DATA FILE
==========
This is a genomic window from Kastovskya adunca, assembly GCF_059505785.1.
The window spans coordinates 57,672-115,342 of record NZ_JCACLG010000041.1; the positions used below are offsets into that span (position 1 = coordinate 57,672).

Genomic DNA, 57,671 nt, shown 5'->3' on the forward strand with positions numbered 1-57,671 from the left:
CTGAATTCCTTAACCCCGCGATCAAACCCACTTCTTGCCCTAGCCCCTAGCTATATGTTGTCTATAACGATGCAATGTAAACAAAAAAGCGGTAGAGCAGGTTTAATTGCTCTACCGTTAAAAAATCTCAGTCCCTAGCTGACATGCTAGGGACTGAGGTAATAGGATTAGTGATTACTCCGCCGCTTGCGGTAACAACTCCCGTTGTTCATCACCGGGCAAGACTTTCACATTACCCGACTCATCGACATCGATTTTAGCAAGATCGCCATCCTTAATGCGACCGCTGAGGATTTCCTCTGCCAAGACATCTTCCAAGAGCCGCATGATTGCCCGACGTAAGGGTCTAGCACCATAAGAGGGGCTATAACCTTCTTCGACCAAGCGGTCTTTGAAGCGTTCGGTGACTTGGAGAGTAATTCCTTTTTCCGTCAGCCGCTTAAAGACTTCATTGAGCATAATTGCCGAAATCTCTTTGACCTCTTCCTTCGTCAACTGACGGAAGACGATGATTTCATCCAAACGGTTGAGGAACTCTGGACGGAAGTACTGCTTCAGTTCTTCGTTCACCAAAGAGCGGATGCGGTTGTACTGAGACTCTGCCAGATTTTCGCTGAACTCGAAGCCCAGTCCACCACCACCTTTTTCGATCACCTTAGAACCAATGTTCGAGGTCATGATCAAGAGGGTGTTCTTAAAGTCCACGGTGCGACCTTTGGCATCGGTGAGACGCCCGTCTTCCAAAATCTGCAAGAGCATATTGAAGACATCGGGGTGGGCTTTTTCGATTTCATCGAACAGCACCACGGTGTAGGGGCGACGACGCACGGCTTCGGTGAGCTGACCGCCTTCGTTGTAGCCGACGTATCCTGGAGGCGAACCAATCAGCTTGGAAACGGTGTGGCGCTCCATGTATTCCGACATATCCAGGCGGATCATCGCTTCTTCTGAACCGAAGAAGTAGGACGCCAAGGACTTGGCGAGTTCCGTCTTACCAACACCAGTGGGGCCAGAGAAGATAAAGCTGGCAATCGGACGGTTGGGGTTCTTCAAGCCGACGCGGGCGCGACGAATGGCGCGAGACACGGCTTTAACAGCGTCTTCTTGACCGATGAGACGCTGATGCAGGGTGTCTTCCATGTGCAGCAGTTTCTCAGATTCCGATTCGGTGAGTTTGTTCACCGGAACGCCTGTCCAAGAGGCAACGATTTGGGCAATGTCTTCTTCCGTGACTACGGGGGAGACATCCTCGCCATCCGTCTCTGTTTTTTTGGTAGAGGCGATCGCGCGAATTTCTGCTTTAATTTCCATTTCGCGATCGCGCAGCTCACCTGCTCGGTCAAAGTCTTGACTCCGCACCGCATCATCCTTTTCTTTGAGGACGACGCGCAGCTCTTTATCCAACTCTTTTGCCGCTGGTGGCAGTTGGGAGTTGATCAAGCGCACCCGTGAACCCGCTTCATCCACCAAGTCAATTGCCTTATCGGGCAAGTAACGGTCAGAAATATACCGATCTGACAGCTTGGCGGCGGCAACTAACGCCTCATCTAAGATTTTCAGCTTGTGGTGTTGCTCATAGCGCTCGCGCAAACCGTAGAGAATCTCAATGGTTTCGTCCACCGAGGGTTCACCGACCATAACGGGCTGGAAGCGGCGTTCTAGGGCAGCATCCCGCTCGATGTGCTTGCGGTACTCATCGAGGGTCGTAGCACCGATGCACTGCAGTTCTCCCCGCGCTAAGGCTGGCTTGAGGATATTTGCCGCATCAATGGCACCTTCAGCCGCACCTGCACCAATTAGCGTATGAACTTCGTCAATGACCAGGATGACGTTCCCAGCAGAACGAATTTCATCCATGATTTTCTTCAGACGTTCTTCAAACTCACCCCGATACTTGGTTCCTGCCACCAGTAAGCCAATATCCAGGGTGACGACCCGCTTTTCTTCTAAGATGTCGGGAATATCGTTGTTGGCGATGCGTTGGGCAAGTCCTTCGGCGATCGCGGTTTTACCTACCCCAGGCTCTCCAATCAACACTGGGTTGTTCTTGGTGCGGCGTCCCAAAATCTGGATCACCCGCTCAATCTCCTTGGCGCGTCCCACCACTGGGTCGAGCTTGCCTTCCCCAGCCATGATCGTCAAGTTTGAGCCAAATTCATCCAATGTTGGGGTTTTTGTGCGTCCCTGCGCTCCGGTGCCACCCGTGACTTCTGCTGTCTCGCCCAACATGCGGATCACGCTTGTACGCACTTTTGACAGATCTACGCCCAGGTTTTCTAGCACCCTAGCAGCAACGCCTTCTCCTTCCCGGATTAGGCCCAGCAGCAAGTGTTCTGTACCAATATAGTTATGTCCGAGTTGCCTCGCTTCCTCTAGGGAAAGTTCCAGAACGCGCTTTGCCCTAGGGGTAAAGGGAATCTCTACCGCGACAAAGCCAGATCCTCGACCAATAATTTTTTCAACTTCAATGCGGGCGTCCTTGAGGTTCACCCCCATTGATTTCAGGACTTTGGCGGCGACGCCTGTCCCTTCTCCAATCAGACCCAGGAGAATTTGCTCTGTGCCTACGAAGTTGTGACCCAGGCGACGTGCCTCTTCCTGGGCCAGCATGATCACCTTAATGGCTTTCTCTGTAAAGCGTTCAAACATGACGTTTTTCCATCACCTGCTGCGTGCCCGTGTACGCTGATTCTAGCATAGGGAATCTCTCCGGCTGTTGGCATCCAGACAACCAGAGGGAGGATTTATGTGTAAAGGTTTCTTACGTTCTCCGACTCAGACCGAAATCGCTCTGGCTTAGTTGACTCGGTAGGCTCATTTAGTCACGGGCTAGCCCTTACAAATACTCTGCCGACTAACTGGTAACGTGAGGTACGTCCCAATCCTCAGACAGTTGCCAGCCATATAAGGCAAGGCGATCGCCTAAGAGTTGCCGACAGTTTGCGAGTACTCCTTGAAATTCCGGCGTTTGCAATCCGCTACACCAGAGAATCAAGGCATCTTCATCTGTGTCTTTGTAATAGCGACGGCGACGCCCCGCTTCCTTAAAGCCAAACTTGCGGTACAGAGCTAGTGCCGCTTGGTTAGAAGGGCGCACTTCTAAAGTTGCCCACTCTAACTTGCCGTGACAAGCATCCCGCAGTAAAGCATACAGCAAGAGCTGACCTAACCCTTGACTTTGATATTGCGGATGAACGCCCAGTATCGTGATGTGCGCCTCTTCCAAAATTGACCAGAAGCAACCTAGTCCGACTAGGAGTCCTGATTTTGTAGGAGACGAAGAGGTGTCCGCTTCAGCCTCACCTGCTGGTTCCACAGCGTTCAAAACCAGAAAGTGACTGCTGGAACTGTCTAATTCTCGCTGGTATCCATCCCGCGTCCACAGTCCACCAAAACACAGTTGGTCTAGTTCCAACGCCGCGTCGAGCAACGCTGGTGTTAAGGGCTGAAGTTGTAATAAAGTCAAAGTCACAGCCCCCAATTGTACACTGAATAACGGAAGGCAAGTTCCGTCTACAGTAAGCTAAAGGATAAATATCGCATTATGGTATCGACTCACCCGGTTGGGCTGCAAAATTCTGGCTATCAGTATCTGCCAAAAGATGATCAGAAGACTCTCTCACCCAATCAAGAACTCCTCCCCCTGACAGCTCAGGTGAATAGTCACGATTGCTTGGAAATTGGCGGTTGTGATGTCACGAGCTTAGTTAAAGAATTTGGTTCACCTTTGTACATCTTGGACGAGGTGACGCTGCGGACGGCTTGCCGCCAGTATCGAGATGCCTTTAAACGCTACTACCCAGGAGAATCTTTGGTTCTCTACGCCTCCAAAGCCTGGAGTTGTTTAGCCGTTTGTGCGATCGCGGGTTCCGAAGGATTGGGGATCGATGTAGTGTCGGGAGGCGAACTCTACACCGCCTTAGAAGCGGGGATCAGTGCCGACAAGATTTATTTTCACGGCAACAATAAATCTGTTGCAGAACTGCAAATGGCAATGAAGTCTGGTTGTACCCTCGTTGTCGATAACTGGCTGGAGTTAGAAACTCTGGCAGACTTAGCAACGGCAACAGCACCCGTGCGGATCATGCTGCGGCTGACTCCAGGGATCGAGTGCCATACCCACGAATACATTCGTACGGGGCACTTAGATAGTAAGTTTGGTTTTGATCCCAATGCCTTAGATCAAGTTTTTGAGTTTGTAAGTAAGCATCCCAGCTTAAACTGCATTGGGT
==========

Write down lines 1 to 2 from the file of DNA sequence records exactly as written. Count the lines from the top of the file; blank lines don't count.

This is a genomic window from Kastovskya adunca, assembly GCF_059505785.1.
The window spans coordinates 57,672-115,342 of record NZ_JCACLG010000041.1; the positions used below are offsets into that span (position 1 = coordinate 57,672).